“That was a moment when we had to cancel the content that we had planned for that season,” says Remy.
“Honestly, we were all fearing about the reaction from the community and theres just been so much support. Theyve been patient with us and and that shows how much they are attached to the game.”
Those dog days seem like a distant memory though Siege still has some challenges ahead, both in terms of the games development as well as nurturing its growth as an esport.
Speaking with Game Director, Leroy Athanassoff, he explained how juggling a growing cast of characters has been problematic for the team.
“There is a baseline of at least one hundred. We are far from that number; we want to reach one hundred so that means when we are creating new content, when we are creating new characters, we need to keep in mind the meta and balancing the game. We know we are going to unbalance it by adding new characters.”
“When you make a decision right now, you need to be sure that you are not closing a door for the future. And sometimes we make those mistakes.
"We took a decision and didnt anticipate the effect it would have two or three years later. We can test new content and, while fun, since we took a decision two or three years ago we cant add that content to the game because it wont fit and thats too bad.
"You need to have a vision which is not only of the present, not only of the past, but also the future and make sure that what you are pushing today matches and is balanced with the current state of the game.”
Its a tough task for the Montreal team to say the least, planning a constant stream of new content while making sure it doesnt negatively impact the existing meta.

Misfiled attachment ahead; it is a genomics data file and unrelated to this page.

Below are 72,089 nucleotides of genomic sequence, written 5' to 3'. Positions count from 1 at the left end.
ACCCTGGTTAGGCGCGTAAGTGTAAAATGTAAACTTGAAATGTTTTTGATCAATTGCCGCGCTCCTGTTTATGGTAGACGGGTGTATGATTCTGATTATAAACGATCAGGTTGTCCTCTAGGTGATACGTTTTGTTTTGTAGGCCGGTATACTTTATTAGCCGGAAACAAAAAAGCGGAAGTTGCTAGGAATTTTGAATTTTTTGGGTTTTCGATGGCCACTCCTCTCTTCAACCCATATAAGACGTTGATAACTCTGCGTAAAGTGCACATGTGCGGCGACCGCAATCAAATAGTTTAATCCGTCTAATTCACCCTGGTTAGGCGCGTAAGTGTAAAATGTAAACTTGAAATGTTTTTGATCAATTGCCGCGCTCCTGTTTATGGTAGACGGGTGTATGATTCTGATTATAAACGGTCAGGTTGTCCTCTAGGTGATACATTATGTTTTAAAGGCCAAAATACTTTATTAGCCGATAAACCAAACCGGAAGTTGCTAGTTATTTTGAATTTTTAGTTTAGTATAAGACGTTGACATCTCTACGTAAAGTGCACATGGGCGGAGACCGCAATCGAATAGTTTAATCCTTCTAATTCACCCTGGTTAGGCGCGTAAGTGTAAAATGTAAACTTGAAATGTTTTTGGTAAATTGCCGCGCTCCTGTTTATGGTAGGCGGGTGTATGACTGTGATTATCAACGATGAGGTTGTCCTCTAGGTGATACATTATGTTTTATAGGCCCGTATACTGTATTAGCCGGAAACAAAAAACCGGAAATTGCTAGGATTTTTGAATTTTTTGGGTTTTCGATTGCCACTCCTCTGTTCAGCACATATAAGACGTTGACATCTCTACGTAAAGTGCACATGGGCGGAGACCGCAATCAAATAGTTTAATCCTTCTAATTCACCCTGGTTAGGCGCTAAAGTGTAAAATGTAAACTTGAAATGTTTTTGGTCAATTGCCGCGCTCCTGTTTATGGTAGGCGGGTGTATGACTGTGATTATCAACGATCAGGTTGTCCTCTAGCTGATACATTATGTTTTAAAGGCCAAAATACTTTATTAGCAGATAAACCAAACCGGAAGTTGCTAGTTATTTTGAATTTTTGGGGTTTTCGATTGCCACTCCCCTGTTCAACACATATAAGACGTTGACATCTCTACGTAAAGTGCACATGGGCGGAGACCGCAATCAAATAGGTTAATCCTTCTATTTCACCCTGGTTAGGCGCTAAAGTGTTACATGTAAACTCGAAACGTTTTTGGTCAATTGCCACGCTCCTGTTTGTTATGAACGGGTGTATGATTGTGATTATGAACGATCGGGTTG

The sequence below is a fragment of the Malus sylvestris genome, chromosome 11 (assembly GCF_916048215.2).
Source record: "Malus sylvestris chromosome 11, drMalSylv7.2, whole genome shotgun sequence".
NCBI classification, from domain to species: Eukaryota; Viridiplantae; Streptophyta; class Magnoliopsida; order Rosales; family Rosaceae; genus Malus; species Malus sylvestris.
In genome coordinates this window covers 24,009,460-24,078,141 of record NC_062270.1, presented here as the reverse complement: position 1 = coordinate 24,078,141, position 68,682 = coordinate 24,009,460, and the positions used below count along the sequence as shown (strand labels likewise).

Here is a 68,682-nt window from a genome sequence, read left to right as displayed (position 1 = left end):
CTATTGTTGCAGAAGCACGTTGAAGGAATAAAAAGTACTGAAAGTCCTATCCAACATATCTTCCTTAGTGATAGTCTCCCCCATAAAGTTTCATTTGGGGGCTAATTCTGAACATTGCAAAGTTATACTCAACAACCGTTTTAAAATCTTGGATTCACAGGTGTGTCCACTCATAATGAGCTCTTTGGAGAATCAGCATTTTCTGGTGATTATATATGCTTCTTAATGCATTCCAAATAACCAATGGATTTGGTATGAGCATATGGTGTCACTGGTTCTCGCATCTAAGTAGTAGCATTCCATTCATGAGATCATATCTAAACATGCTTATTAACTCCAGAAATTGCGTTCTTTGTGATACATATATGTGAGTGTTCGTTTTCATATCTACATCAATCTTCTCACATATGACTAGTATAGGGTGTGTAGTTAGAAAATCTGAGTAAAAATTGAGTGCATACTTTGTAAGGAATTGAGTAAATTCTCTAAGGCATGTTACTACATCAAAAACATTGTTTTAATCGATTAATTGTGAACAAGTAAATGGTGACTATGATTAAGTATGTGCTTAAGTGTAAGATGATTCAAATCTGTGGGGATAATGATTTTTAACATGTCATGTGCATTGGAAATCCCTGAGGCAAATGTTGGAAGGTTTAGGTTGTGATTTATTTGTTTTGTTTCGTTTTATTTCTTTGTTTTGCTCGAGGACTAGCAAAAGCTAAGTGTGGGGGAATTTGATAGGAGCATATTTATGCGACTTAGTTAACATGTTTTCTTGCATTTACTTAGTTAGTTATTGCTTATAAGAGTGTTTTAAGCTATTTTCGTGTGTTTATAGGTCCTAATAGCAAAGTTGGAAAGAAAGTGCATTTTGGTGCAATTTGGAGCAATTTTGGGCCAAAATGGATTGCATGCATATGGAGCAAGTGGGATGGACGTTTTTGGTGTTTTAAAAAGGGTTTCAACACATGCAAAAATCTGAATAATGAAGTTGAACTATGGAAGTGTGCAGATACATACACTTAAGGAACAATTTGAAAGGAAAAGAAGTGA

Its a balancing act, and one that requires them to look both to the past and future of Siege to create the best possible experience for its current player base in the here and now.
As for the esports scene, Ubisoft is still learning. Having originally started with North America and Europe, the Pro League has continued to expand to other regions.
Again, this wasnt something that happened by chance, Ubisoft had to take risks and have an active hand in nurturing that community.
“The big challenge now is the fact that we are becoming more and more professional in terms of the esports scene,” Deniele said.
“[Ubisofts esports division] is a bigger organisation and we are mostly everywhere in the world except some territories. We are covering everything but want to develop the “other side” of esports.
"Meaning that here, at the Paris Major, you have the professionalism, the pro players which are very visible but what is important is to develop the other levels of competition – the grass roots and semi-professional leagues as well.
"My strategy for the coming years is to develop every step. Every level of esports starting from the ranked mode to the professional level.”
For Deniele, seeing events like the Paris Major come to life has been hugely rewarding, seeing not only the teams but the way their supporters exude passion and zeal in a way that mirrors traditional sports.
As G2 and Millenium took to the stage for their quarterfinals match, a large section of the audience cheered on their home team, singing the french national anthem as they waved their flags.
Meanwhile, for Athanassoff, seeing Rainbow Six Siege where it is now has been a huge personal milestone:
“Its these kind of moments, being here at a massive venue, seeing the best teams around the world, being able to make them fly.
"To me its exciting because before I started to work in video games I used to play Rainbow Six at competitive events so I used to take my 19-inch CRT and my big PC tower in the trunk of my car, driving through the night between Paris and Marseilles to a super small area where they hosted LAN events with no prize pool, no organisation. Nothing. So it was super low profile.”
“Now, today, being here? Its insane. Its a dream: seeing people that were me when I was young. Its come full circle. I think this game is probably my last game – I dont think there could be something as exciting or as good for me after this.”
“Siege will last forever.”